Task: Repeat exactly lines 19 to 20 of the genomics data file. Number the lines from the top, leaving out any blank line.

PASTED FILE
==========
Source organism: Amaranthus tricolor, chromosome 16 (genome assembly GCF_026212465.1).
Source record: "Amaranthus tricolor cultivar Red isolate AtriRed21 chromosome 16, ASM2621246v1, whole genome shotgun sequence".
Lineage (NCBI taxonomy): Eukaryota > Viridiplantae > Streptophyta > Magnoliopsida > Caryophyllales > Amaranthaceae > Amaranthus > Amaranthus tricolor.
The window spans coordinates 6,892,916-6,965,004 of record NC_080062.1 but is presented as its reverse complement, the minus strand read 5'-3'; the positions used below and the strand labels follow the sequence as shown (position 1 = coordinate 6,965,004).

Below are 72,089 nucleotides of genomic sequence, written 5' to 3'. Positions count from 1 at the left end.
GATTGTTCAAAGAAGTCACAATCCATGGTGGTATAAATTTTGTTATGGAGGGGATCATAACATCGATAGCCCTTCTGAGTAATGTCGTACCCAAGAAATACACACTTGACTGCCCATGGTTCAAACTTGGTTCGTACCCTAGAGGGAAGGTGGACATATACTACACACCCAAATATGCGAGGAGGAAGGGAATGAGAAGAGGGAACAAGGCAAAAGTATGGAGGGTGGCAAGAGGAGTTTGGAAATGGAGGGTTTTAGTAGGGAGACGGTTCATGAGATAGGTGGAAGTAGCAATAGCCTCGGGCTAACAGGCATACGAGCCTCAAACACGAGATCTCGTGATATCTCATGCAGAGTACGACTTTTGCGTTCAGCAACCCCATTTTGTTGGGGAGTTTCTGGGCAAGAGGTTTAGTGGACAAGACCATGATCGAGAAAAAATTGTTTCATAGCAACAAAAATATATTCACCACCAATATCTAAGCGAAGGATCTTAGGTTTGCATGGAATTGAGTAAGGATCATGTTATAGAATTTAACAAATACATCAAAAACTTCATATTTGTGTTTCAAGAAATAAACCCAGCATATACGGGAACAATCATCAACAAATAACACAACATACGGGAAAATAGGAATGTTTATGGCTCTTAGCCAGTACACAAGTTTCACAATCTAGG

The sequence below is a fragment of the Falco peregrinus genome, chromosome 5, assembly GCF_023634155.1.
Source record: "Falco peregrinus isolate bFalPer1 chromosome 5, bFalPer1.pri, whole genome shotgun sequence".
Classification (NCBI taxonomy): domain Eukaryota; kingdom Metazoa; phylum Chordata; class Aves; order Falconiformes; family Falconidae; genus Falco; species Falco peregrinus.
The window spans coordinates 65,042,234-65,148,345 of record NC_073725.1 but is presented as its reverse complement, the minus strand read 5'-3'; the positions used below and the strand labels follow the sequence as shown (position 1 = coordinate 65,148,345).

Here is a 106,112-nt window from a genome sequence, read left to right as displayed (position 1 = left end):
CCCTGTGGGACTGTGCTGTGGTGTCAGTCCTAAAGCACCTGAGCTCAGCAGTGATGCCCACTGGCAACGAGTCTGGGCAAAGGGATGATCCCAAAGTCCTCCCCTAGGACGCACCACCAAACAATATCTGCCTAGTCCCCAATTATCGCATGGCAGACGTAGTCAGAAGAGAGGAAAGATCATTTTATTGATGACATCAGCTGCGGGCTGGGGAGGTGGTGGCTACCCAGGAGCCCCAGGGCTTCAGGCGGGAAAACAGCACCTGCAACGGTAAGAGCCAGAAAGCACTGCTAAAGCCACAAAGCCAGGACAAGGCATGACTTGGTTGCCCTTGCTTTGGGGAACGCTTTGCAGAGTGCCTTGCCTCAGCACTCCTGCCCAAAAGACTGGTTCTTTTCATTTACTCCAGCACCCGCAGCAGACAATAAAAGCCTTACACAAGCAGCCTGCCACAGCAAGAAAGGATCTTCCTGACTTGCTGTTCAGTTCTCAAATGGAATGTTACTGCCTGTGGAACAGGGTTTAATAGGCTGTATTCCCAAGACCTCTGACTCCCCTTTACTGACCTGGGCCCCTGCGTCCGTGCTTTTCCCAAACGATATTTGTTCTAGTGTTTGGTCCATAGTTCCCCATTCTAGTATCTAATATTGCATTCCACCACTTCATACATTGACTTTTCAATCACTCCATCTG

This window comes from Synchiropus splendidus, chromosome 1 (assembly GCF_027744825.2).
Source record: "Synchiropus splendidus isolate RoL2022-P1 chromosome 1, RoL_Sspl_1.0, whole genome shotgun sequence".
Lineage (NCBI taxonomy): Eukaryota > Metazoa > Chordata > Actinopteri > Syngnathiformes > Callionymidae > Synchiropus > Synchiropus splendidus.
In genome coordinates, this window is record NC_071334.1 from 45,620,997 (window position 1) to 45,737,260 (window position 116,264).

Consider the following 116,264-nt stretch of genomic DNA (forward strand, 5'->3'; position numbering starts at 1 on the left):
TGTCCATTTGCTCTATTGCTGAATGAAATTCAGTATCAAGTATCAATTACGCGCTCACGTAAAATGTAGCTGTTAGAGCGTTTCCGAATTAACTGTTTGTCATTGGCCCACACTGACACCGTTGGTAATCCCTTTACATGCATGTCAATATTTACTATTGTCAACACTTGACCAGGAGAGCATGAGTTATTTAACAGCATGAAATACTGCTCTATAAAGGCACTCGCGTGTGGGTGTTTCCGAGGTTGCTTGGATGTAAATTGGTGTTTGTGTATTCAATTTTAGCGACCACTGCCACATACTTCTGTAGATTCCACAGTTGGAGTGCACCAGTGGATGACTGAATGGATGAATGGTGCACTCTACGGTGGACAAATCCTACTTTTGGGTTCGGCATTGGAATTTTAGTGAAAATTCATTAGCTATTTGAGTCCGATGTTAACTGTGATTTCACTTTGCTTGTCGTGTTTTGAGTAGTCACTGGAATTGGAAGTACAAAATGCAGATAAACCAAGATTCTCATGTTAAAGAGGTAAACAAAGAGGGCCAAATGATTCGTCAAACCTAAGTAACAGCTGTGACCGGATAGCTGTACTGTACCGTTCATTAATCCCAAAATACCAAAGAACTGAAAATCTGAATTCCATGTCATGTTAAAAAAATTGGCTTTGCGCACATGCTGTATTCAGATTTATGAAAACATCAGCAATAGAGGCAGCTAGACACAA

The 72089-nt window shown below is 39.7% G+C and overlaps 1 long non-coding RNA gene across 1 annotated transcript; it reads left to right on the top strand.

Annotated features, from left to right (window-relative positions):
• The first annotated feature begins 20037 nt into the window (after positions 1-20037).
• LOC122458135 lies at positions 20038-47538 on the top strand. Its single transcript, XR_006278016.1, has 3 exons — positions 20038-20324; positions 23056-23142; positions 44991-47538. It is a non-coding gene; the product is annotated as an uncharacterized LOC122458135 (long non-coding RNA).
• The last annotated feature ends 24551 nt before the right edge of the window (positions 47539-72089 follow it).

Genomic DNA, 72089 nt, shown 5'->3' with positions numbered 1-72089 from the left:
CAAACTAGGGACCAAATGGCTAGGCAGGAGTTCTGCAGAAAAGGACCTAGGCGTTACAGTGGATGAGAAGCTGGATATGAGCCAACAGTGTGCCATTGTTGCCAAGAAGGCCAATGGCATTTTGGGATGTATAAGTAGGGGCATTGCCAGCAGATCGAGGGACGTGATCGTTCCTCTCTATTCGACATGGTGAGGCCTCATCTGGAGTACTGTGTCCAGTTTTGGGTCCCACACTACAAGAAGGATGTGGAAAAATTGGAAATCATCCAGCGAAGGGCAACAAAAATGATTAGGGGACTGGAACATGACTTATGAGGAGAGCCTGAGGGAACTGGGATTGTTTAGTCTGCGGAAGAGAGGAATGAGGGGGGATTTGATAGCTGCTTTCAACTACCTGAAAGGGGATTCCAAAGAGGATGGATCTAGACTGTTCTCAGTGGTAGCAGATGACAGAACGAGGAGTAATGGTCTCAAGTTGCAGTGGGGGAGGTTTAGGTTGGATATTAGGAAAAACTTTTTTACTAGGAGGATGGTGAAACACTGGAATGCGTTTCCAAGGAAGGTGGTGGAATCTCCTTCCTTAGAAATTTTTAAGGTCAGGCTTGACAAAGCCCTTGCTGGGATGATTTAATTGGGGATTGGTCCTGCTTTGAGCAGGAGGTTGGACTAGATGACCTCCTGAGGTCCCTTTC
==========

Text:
The 72089-nt window shown below is 39.7% G+C and overlaps 1 long non-coding RNA gene across 1 annotated transcript; it reads left to right on the top strand.

Annotated features, from left to right (window-relative positions):